When you meet Tigger, the hunny pot actually bounces! Way better than at Magic Kingdom (and at Disneyland they don't bounce at all).

In the Heffalumps and Woozles scene, a hunny pot with heffalumps and woozles in it comes out from the side to move around playfully with the other hunny pots! This is a very large room with a lot going on, a lot of movement, and the vehicles spend over a minute just in that room. Again, depending on your hunny pot, you'll get a slightly different view of things in the room. (Though what is it with putting cannons with lit fuses in these trackless rides - there's one in Mystic Manor, and one in the Heffalumps room, too!)

The hunny pots move a lot in this ride - meandering around the rooms, spinning around, moving backward - and sometimes they move very quickly! I was not as aware of the movement on Mystic Manor as I was here - not that the movement bothered me, just that I was focusing more on the visuals there, rather than the motions, I guess.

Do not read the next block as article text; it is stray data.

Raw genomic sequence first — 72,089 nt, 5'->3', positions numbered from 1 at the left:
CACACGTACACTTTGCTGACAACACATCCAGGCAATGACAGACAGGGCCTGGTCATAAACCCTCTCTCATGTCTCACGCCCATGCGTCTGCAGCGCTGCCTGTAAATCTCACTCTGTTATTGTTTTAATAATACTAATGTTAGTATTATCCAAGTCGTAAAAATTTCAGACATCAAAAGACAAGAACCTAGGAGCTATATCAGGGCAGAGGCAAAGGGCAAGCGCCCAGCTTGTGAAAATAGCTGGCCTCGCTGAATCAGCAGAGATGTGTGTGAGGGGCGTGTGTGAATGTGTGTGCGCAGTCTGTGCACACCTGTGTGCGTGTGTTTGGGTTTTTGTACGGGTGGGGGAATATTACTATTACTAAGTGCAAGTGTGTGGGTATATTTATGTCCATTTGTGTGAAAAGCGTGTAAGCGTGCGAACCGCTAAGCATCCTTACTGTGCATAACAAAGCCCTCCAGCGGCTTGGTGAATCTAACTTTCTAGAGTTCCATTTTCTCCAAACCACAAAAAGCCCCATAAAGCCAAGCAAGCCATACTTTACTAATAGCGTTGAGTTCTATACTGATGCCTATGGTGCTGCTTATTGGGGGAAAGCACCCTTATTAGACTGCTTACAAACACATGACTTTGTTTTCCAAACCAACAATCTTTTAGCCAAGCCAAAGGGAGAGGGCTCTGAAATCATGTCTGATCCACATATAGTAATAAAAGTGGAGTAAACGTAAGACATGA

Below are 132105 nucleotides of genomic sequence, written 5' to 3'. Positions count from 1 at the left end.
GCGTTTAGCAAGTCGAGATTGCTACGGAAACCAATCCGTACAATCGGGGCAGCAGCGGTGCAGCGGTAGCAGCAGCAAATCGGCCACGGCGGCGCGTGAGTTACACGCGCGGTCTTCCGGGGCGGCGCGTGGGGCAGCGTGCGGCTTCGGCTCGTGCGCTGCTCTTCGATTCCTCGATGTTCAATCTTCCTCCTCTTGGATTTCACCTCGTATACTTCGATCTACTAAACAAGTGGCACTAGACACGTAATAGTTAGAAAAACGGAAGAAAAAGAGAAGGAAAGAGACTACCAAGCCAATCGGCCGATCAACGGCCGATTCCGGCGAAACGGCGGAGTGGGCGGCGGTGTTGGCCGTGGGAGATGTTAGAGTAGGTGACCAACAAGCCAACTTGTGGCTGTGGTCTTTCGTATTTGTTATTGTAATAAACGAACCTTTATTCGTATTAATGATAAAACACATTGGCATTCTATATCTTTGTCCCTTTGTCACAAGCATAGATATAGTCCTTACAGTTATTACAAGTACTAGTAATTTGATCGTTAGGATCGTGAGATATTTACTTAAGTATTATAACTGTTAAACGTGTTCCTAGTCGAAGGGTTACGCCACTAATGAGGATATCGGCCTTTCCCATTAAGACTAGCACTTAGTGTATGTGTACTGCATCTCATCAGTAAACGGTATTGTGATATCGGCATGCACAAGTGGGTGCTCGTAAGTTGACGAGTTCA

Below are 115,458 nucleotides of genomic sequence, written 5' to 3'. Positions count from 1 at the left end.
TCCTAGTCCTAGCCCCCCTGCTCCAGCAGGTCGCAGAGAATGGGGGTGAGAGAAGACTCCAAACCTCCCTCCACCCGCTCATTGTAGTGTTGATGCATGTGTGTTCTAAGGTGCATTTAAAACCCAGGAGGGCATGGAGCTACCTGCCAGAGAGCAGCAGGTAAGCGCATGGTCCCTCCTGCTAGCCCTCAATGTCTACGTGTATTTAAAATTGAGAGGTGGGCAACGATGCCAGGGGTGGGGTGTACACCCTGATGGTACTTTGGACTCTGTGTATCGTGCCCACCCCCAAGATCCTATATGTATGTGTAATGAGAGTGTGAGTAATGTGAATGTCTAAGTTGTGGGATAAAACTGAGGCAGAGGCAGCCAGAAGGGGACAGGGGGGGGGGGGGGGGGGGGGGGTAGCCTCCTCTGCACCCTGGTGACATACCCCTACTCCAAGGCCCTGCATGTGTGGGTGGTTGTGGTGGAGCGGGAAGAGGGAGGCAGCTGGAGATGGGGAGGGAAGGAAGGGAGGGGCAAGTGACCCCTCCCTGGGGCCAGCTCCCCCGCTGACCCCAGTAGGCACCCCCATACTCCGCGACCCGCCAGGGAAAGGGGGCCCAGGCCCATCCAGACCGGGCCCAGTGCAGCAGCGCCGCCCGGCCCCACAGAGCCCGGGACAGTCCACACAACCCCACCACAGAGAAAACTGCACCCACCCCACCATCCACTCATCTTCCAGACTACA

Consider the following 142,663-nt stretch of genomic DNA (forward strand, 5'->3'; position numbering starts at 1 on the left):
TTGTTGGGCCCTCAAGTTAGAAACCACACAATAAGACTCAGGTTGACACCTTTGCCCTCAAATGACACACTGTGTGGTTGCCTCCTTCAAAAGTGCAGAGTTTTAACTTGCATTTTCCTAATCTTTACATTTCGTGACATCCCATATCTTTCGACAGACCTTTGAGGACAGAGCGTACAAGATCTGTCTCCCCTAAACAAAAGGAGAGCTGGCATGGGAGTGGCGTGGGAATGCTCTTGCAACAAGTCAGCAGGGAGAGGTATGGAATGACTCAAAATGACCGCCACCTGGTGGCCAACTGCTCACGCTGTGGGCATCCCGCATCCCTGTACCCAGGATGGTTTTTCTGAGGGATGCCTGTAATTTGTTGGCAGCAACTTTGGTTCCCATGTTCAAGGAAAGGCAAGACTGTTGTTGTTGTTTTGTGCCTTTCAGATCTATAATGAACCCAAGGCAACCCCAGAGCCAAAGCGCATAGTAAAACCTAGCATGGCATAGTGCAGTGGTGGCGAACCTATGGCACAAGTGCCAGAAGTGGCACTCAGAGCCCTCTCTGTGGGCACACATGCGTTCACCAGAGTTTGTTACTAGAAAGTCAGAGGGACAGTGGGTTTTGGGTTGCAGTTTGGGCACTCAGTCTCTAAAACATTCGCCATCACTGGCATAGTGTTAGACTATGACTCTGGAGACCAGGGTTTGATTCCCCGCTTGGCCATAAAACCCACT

Pooh's Hunny Hunt was so much fun! We all came off smiling. Had we not already experienced Mystic Manor we would have been even more excited about it, but Mystic Manor has raised the bar on this technology, so it was more impressive than Pooh's Hunny Hunt. But don't get me wrong: I still really enjoyed it, and wanted to do it again! (But I did not want to wait 120 minutes for it.)

By then it was lunch time...and since this portion of my trip report is already pretty long I think this is a good place to stop for now.

Coming next: More Tokyo Disneyland, including the afternoon parade and the Electrical Parade.

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About Tokyo Disneyland